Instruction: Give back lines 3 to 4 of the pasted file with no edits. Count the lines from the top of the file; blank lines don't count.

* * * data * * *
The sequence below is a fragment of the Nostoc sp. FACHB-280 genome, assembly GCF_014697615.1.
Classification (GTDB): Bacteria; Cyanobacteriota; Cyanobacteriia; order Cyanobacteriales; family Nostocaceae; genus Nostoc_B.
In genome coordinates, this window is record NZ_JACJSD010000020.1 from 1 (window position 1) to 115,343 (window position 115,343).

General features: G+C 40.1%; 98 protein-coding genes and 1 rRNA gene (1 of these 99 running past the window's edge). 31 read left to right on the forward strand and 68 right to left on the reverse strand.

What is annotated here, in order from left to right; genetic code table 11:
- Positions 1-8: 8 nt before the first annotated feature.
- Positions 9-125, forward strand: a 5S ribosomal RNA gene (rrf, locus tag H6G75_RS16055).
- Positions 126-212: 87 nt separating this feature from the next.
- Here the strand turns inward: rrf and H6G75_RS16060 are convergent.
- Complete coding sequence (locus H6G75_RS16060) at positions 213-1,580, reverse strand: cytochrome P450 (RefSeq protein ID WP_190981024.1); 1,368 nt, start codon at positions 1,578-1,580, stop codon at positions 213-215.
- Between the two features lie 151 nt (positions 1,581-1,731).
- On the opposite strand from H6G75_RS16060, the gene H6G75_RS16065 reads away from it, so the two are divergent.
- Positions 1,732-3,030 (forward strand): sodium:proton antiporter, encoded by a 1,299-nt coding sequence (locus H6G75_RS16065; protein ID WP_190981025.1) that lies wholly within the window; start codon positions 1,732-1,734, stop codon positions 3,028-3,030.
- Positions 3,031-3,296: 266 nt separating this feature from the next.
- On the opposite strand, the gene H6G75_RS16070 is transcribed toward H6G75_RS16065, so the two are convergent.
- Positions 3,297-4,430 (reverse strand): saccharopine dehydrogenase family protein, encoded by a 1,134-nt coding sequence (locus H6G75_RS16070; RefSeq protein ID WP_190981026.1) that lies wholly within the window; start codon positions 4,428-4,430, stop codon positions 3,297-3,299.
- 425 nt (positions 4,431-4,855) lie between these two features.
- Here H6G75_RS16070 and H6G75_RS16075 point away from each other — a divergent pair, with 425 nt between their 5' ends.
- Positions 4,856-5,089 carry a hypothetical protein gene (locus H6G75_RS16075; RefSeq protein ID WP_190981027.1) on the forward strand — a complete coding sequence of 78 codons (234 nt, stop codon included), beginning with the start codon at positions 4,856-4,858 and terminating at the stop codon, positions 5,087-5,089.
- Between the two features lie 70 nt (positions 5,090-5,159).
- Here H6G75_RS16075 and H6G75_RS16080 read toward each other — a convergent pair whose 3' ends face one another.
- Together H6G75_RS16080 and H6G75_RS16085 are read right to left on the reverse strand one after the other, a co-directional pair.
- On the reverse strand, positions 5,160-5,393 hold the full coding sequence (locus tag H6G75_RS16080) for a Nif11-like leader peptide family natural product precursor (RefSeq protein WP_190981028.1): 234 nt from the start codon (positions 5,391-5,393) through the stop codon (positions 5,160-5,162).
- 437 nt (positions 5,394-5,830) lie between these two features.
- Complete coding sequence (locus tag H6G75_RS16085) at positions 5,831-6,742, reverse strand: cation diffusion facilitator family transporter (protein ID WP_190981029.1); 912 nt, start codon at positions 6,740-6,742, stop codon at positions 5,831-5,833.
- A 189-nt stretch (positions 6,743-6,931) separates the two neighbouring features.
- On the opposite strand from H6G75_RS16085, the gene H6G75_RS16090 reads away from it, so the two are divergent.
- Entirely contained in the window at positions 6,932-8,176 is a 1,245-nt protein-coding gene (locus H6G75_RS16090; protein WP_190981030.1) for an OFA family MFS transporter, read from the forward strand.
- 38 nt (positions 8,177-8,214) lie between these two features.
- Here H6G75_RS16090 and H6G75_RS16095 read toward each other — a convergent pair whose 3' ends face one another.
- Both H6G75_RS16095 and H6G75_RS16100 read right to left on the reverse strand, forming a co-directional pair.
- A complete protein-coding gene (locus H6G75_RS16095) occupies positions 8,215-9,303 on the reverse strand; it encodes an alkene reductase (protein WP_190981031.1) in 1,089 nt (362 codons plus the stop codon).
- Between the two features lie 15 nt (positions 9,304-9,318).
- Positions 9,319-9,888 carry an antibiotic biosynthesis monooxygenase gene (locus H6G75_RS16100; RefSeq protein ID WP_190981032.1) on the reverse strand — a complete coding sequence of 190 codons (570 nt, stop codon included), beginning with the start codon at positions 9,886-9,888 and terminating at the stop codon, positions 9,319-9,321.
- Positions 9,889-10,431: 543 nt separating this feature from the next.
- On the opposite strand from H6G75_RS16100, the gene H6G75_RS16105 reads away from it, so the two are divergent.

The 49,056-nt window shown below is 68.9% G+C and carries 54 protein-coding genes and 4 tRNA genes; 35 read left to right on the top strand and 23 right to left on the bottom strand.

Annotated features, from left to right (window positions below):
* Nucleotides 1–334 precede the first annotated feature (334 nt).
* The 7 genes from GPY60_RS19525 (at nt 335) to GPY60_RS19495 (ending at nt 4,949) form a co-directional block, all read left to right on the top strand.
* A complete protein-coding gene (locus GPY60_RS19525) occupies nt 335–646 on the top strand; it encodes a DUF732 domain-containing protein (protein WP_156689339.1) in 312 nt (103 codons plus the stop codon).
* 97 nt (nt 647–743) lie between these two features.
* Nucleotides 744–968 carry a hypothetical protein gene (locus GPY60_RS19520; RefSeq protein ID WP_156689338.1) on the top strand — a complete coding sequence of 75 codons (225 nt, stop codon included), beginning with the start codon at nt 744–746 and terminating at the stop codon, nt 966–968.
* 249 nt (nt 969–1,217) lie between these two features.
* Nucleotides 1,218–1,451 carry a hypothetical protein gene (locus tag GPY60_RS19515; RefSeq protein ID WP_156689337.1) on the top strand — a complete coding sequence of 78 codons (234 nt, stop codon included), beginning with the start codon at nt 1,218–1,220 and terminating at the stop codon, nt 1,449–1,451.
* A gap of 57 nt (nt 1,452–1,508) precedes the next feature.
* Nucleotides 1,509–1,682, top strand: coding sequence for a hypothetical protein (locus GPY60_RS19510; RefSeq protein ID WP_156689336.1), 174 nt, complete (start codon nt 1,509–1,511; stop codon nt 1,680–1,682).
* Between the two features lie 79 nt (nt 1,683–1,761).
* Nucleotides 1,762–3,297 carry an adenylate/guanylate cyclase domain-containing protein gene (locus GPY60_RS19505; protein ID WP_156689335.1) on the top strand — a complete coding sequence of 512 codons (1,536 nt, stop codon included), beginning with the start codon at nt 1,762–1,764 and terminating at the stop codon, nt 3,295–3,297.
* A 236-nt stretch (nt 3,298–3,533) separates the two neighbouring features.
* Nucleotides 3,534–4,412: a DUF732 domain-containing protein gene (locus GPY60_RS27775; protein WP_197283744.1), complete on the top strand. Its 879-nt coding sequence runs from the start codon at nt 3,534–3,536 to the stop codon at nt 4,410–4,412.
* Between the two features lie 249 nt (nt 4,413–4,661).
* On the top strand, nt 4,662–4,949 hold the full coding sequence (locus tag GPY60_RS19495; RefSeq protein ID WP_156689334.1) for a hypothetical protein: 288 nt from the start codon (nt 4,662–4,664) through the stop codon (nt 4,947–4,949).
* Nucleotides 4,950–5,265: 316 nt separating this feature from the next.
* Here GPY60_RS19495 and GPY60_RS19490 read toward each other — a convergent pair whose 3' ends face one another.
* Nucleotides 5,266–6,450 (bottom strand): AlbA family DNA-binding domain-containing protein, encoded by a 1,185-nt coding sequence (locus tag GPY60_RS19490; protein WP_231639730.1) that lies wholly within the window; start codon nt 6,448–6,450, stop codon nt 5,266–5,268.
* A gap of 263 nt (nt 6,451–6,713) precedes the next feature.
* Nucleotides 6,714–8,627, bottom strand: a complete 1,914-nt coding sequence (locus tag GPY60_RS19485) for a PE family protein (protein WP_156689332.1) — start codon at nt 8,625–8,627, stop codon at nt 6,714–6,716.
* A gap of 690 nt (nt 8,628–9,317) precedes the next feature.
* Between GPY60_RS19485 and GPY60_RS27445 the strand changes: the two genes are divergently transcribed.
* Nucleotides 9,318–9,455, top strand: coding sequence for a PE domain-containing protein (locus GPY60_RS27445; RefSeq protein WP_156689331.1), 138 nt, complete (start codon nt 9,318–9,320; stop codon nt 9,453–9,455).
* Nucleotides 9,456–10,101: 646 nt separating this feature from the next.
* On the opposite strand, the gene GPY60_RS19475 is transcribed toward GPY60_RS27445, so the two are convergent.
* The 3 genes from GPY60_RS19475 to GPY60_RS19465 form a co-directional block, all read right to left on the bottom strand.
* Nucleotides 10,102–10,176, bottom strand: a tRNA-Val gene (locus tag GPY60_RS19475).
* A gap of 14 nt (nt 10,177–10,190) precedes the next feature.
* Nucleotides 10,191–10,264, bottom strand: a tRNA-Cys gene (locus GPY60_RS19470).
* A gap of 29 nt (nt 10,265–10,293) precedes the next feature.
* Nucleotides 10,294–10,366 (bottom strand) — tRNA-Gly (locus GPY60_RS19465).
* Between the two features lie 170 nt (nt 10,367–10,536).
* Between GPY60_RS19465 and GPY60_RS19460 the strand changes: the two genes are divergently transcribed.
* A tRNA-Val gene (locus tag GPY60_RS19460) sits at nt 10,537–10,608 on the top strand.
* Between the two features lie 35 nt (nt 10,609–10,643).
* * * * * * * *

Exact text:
In genome coordinates, this window is record NZ_JACJSD010000020.1 from 1 (window position 1) to 115,343 (window position 115,343).

General features: G+C 40.1%; 98 protein-coding genes and 1 rRNA gene (1 of these 99 running past the window's edge). 31 read left to right on the forward strand and 68 right to left on the reverse strand.